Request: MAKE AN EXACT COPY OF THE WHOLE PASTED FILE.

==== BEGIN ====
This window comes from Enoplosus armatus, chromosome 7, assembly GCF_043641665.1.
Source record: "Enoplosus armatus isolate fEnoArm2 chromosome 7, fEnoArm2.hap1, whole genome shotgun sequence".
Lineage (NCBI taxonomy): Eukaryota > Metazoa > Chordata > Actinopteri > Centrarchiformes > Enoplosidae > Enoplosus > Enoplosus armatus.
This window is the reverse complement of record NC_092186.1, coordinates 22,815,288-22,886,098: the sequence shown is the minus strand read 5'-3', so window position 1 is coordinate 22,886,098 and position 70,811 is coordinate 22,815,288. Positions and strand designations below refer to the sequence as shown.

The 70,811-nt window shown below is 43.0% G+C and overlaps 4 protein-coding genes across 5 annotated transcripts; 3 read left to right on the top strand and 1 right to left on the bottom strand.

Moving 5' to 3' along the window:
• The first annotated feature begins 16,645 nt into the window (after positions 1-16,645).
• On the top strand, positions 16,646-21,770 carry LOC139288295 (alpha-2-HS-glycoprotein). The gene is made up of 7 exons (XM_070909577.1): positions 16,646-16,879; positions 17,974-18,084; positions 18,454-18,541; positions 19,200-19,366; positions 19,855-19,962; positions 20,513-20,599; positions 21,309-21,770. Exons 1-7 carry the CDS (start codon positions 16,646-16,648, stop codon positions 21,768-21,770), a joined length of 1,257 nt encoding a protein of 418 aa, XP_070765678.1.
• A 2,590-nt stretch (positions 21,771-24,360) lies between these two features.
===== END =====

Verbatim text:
This window comes from Enoplosus armatus, chromosome 7, assembly GCF_043641665.1.
Source record: "Enoplosus armatus isolate fEnoArm2 chromosome 7, fEnoArm2.hap1, whole genome shotgun sequence".
Lineage (NCBI taxonomy): Eukaryota > Metazoa > Chordata > Actinopteri > Centrarchiformes > Enoplosidae > Enoplosus > Enoplosus armatus.
This window is the reverse complement of record NC_092186.1, coordinates 22,815,288-22,886,098: the sequence shown is the minus strand read 5'-3', so window position 1 is coordinate 22,886,098 and position 70,811 is coordinate 22,815,288. Positions and strand designations below refer to the sequence as shown.

The 70,811-nt window shown below is 43.0% G+C and overlaps 4 protein-coding genes across 5 annotated transcripts; 3 read left to right on the top strand and 1 right to left on the bottom strand.

Moving 5' to 3' along the window:
• The first annotated feature begins 16,645 nt into the window (after positions 1-16,645).
• On the top strand, positions 16,646-21,770 carry LOC139288295 (alpha-2-HS-glycoprotein). The gene is made up of 7 exons (XM_070909577.1): positions 16,646-16,879; positions 17,974-18,084; positions 18,454-18,541; positions 19,200-19,366; positions 19,855-19,962; positions 20,513-20,599; positions 21,309-21,770. Exons 1-7 carry the CDS (start codon positions 16,646-16,648, stop codon positions 21,768-21,770), a joined length of 1,257 nt encoding a protein of 418 aa, XP_070765678.1.
• A 2,590-nt stretch (positions 21,771-24,360) lies between these two features.